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Aptheker v. Secretary of State - Significance, The Subversive Activities Control Act, Further Readings

united appellant chief john

Appellant

Herbert Aptheker

Appellee

Dean Rusk, U.S. Secretary of State

Appellant's Claim

That the provision of the Internal Security Act of 1950 denying passports to members of the American Communist Party interferes with the constitutional right to travel.

Chief Lawyers for Appellant

John J. Abt, Joseph Forer

Chief Lawyer for Appellee

Abram Chayes

Justices for the Court

Hugo Lafayette Black, William J. Brennan, Jr., William O. Douglas, Arthur Goldberg (writing for the Court), Potter Stewart, Earl Warren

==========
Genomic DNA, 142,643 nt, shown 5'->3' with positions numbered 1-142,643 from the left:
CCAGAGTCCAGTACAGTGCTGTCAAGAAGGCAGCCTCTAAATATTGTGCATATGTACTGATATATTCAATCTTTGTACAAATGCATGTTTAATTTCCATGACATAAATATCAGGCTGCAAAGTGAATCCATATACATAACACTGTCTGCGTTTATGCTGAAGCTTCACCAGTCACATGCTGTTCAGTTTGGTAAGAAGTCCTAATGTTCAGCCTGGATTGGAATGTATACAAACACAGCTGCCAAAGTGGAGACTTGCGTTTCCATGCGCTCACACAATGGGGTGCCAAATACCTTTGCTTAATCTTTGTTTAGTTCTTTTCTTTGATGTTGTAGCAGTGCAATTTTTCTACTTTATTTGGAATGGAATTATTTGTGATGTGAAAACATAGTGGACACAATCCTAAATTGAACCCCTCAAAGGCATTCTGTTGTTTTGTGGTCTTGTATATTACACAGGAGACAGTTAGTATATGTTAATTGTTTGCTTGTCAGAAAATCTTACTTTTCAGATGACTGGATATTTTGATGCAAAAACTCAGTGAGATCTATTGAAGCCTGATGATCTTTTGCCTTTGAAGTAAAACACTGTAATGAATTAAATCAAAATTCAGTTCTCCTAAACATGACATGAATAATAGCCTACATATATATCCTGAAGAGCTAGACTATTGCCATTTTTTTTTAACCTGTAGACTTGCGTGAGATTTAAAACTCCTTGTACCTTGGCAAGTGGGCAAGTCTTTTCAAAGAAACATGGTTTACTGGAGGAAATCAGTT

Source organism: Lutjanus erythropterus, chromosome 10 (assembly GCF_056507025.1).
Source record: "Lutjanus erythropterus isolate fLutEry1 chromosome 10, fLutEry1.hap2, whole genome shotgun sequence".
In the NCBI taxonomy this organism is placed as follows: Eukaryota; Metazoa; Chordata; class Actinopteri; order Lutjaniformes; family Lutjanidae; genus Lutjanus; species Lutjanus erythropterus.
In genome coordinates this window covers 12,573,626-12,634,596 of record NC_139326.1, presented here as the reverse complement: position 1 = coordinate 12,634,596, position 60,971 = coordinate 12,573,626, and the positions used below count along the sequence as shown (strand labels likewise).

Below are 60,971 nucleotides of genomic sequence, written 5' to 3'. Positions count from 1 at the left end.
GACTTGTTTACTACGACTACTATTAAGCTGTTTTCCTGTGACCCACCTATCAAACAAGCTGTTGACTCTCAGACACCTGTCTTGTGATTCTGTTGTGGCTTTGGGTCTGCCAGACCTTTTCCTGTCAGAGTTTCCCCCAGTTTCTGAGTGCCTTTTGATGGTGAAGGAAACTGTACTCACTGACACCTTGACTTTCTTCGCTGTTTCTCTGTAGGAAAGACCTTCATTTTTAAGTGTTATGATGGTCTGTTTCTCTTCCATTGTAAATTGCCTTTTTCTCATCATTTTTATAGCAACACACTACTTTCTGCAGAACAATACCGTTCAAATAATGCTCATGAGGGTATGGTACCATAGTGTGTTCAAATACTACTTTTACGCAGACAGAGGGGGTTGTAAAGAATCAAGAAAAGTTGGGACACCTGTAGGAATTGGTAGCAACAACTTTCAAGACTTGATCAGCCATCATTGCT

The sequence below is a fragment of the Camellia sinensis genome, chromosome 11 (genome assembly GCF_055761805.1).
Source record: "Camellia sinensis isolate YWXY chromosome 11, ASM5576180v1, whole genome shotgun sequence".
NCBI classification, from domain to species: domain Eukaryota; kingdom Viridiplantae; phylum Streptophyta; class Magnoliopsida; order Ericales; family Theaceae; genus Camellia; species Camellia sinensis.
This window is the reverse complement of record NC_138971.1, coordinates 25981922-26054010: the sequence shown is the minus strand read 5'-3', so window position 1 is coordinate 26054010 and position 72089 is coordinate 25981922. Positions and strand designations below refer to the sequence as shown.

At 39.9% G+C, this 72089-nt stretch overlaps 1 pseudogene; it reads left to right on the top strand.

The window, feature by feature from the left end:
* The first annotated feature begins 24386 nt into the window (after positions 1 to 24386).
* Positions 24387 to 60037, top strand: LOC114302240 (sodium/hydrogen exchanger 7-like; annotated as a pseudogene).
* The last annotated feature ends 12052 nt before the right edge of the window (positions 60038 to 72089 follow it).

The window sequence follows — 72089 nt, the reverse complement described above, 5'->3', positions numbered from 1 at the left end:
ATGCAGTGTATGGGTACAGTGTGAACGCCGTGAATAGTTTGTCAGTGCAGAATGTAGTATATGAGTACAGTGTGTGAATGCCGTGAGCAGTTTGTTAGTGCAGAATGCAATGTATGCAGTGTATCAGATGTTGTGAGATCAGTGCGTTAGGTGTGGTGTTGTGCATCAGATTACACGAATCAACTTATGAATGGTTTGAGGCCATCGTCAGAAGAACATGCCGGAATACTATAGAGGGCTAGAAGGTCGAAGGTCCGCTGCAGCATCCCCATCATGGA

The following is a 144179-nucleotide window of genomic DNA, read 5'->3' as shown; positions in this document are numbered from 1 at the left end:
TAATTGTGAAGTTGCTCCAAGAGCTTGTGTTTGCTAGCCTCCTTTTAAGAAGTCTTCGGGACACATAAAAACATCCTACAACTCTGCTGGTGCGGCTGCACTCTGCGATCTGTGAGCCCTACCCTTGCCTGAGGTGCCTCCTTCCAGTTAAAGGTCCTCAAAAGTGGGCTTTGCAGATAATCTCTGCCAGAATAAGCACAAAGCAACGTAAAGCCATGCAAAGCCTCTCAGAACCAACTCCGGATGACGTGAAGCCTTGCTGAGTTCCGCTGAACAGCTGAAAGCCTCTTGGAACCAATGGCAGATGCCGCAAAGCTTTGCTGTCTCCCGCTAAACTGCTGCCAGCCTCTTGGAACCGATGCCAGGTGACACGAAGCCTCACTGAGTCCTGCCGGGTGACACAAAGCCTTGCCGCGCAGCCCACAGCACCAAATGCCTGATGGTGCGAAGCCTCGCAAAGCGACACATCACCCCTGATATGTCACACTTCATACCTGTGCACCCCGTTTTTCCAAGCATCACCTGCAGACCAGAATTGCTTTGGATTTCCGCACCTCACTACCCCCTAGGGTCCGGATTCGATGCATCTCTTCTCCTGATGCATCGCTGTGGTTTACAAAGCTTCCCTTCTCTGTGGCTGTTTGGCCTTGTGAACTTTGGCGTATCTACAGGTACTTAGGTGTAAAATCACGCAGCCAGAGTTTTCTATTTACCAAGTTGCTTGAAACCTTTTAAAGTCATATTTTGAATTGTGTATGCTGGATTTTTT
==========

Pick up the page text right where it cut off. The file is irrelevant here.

Justices Dissenting

Tom C. Clark, John Marshall Harlan II, Byron R. White

Place

Washington, D.C.

Date of Decision

22 June 1964

Decision

The provision denying passports was struck down as unconstitutional.

Related Cases

  • Kent v. Dulles, 357 U.S. 116 (1958).
  • Communist Party of the United States v. Subversive Acivities Control Board, 367 U.S. 1 (1961).
  • Heart of Atlanta Motel v. United States, 349 U.S. 241 (1964).

Sources

Bacon, Donald C., et al., eds. The Encyclopedia of the United States Congress. New York: Simon & Schuster, 1995.

Argersinger v. Hamlin - Significance [next] [back] Apodaca v. Oregon - Significance, The Sixth And Fourteenth Amendment Cases, A Less Than Unanimous Court, Further Readings

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